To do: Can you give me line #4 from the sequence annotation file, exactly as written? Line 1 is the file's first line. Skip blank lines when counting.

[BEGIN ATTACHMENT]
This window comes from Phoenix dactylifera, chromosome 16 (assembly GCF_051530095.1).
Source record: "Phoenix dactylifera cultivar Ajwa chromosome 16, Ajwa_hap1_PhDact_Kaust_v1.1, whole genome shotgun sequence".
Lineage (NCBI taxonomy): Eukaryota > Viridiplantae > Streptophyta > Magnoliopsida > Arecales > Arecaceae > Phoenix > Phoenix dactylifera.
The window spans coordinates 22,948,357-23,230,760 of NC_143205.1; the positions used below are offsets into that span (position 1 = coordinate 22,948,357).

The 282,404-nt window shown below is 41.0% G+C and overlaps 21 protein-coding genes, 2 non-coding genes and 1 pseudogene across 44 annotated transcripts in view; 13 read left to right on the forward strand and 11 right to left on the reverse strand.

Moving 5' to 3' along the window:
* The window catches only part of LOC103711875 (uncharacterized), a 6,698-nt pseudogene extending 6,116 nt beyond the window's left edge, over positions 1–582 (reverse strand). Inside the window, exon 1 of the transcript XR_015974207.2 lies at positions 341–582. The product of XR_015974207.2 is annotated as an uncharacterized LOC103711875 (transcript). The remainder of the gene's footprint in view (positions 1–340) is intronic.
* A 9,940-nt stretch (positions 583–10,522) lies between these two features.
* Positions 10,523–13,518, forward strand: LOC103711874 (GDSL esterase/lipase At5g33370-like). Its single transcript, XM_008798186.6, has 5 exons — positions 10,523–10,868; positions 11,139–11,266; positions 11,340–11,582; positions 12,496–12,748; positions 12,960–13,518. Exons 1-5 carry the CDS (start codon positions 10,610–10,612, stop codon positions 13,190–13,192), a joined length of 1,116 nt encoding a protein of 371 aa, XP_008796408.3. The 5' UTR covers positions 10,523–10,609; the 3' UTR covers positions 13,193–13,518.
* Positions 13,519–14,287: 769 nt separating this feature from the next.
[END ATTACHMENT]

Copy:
The window spans coordinates 22,948,357-23,230,760 of NC_143205.1; the positions used below are offsets into that span (position 1 = coordinate 22,948,357).